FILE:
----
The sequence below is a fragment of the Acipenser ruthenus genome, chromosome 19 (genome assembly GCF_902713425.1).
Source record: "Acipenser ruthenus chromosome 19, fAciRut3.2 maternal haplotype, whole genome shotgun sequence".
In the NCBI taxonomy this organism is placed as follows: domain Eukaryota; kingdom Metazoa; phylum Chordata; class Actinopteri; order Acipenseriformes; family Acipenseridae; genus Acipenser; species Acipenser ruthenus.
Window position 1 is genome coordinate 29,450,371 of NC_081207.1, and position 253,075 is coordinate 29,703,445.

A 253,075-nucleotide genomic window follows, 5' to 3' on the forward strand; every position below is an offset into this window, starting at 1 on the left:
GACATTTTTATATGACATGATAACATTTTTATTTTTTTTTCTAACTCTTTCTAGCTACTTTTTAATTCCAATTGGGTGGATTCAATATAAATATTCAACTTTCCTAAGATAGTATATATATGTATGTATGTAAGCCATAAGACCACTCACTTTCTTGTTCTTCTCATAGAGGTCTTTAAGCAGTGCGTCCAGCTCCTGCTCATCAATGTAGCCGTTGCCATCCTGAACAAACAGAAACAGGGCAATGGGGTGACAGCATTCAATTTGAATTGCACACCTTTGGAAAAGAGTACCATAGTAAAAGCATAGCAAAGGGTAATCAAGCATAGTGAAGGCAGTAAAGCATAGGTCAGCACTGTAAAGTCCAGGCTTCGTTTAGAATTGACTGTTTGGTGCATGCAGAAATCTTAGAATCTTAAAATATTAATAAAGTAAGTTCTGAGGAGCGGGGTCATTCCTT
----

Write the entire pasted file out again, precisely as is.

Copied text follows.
The sequence below is a fragment of the Acipenser ruthenus genome, chromosome 19 (genome assembly GCF_902713425.1).
Source record: "Acipenser ruthenus chromosome 19, fAciRut3.2 maternal haplotype, whole genome shotgun sequence".
In the NCBI taxonomy this organism is placed as follows: domain Eukaryota; kingdom Metazoa; phylum Chordata; class Actinopteri; order Acipenseriformes; family Acipenseridae; genus Acipenser; species Acipenser ruthenus.
Window position 1 is genome coordinate 29,450,371 of NC_081207.1, and position 253,075 is coordinate 29,703,445.

A 253,075-nucleotide genomic window follows, 5' to 3' on the forward strand; every position below is an offset into this window, starting at 1 on the left:
GACATTTTTATATGACATGATAACATTTTTATTTTTTTTTCTAACTCTTTCTAGCTACTTTTTAATTCCAATTGGGTGGATTCAATATAAATATTCAACTTTCCTAAGATAGTATATATATGTATGTATGTAAGCCATAAGACCACTCACTTTCTTGTTCTTCTCATAGAGGTCTTTAAGCAGTGCGTCCAGCTCCTGCTCATCAATGTAGCCGTTGCCATCCTGAACAAACAGAAACAGGGCAATGGGGTGACAGCATTCAATTTGAATTGCACACCTTTGGAAAAGAGTACCATAGTAAAAGCATAGCAAAGGGTAATCAAGCATAGTGAAGGCAGTAAAGCATAGGTCAGCACTGTAAAGTCCAGGCTTCGTTTAGAATTGACTGTTTGGTGCATGCAGAAATCTTAGAATCTTAAAATATTAATAAAGTAAGTTCTGAGGAGCGGGGTCATTCCTT